THEORETICAL FUNDAMENTALS

CHRONOMEDICINE

Periodic Duration

Pain Sensitivity

Activity Rhythms

Cosmic Rhythms

Endogenous Rhythms

Three Way Structure

Muscular Rhythms

Pain Wave Rhythms

Circulation & Respiration

Puls Breath Frequency

Rhythms in Sleep

Therapeutic Changes

Inhalation & Heart Period

Mother & Child

Heart & Arterial Oscillation

Phase Coordination

Walk & Heart Rhythm

Breathing & Heart Rhythm

Autonomic Rhythm

Hierarchy of Rhythms

Spontaneous Rhythms

Muscular Blood Circulation

Healing & Resistance

Spontaneous Rhythms

Conclusion

Literature

 

 






Peter Hübner - Micro Music Laboratories
Prof. Dr. med. Gunther Hildebrandt  • Chronobiological Aspects of Music Physiology



Finally, let us outline one further musical aspect of rhythmic functional order in humans. On the one hand, we were indeed able to show that the features of a musical-harmonic order can be particularly intensified, when a person is sleeping. The stricter order of frequencies and phases of rhythmic functions and a simultaneous reduction to few spontaneous basic rhythms are obviously an important precondition for nocturnal rest and regeneration, as harmonic co-acting of all partial functions reduce the energetic de­mands to a minimum.

On the other hand, however, activity and demands on bodily functions during the day lead to this harmonic order dissolving and/or splitting up. This, however, happens in the three functional areas of the spectrum – as has already been shown – in entirely different ways (cf. illustration 20). In the area of the more complex metabolic rhythms, each rhythmic function has a whole series of pre-set harmonic frequency bands, in which the functions change into – depending on the demands put on them. From a musical point of view this is a series of overtones and/or undertones.

These rhythms in the metabolic area which are rich in overtones face rhythmic functions in the information system which show their level of activity through gliding frequency modulations, without preferring certain frequencies or letting them oscillate at the same time. These are, as it were, rhythms which are poor in overtones. And, on the other hand, in the average area of the respiratory and circulatory rhythms these two qualities of polar opposites penetrate each other.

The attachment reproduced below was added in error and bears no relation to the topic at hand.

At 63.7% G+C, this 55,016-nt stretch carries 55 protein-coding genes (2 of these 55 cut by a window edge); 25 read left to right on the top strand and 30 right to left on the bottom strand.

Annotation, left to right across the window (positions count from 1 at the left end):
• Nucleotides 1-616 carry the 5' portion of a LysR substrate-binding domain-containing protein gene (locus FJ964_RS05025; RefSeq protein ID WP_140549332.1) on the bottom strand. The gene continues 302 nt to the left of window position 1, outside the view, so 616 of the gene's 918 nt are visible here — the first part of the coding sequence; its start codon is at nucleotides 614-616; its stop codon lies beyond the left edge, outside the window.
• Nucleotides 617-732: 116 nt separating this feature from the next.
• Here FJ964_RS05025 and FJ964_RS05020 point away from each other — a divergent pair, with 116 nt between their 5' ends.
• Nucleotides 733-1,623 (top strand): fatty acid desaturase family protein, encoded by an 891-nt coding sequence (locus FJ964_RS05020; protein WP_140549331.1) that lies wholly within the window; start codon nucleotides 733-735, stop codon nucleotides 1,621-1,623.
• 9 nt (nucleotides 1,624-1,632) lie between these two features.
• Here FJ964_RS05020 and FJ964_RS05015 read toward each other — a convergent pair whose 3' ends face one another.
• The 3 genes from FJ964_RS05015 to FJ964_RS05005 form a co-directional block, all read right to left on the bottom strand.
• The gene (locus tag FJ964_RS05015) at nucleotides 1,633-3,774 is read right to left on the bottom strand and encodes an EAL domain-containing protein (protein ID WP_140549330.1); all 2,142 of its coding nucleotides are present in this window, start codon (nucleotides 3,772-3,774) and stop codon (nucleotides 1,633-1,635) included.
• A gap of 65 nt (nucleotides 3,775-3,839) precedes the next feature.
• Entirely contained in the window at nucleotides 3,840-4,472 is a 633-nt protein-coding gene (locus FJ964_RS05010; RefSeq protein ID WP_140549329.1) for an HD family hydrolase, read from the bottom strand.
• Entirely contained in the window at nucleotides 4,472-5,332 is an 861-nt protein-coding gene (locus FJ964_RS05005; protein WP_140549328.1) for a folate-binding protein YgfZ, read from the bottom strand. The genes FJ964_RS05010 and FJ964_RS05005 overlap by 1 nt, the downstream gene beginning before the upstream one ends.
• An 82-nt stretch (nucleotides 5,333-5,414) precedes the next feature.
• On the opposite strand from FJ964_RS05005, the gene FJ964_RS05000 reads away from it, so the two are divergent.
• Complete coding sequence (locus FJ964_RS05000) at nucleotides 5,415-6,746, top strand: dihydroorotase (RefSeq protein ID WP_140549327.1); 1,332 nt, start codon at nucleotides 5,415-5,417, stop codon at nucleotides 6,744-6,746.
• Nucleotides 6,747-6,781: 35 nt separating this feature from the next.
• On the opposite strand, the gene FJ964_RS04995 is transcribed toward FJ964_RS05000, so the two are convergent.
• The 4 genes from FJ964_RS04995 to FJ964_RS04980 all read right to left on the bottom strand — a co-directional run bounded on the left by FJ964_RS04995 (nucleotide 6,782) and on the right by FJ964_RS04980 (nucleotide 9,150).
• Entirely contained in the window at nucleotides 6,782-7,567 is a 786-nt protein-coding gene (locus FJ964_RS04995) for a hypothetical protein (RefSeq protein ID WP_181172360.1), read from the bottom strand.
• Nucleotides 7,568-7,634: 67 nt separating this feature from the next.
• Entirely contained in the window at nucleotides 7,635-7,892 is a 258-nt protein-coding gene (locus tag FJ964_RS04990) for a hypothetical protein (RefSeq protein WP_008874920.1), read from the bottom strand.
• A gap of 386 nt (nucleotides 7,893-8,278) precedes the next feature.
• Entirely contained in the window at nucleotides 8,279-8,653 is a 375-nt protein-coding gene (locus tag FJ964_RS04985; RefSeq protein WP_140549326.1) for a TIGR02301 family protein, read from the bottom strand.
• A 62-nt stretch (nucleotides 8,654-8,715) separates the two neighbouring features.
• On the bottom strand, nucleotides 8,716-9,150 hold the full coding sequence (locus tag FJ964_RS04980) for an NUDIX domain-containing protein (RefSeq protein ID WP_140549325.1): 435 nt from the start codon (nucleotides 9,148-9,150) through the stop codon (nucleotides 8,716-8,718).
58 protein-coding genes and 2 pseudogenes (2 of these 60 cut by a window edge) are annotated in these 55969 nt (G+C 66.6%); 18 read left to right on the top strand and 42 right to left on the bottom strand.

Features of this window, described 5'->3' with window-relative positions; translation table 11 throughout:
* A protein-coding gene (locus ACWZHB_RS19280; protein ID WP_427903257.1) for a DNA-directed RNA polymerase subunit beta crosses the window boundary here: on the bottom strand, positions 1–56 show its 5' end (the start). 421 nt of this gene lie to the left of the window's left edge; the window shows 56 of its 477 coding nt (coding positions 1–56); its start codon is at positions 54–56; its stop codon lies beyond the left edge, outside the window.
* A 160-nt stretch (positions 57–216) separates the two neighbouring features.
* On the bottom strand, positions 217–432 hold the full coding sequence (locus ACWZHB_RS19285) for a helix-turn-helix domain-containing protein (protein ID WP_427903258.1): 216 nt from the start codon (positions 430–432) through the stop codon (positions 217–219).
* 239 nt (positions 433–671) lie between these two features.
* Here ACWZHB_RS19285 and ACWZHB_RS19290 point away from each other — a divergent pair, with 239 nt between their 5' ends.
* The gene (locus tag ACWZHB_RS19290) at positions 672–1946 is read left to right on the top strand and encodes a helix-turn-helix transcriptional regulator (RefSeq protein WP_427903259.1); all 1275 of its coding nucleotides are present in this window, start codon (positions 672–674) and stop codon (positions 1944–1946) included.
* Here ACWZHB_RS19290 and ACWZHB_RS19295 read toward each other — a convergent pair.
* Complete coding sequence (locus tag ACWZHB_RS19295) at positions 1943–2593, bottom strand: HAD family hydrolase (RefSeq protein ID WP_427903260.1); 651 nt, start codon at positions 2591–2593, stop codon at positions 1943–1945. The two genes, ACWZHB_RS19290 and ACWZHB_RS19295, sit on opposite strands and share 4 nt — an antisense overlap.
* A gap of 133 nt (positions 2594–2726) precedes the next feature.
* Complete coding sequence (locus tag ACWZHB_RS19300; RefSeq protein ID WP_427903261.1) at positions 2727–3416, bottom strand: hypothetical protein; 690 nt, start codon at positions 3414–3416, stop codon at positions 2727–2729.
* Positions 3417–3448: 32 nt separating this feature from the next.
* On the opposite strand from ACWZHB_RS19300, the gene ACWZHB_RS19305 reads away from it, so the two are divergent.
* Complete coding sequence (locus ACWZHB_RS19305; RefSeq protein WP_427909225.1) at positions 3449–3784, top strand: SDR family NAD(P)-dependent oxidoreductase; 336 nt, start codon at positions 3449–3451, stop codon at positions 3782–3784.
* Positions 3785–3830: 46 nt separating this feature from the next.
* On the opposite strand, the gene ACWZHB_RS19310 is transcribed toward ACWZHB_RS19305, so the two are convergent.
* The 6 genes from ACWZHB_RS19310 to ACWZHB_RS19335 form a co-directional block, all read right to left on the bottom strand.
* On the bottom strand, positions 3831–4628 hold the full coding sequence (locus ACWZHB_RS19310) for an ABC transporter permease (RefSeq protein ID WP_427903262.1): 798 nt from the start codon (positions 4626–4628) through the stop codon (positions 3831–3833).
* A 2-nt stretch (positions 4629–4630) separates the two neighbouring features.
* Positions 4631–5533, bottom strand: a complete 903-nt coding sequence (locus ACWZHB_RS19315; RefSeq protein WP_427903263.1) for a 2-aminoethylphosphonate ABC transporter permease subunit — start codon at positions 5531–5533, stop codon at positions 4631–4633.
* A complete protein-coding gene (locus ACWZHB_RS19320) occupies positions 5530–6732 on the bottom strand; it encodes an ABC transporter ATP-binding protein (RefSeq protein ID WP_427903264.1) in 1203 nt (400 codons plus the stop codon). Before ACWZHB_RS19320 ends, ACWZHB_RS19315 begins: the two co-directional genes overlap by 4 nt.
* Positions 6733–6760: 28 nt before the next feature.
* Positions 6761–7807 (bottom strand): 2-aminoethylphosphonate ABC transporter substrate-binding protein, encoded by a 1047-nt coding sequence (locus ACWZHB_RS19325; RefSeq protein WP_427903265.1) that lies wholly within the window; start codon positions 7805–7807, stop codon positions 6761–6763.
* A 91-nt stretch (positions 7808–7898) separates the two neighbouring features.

If this analogy is permitted, one could assume an orchestra-like organization in the bio­logi­cal temporal structure of humans under the point of view of the tone color of various instruments. The woodwind players, poor in overtones, would be classified under the information system, the brass players and percussion instruments, rich in overtones, under the metabolic mobile system. The stringed instruments, very changeable in their tone color, would be in the center as a balance between the extremes.

Actually, such classifications have already been undertaken by e.g. BUEHLER (1976) and KOENIG (1969), following STEINER (1969) who had already characterized humans as an orchestra.

The investigation of the whole temporal organization in humans makes it clear that, besides the mentioned effects for all basic elements in music, adequate functional features can be found. Their consideration will considerably expand the points of view and questioning of music physiology and music therapy, as they are raised also by professional rhythmics. The methodical preconditions relating to this have already been studied to a large extent in modern chronobiology.



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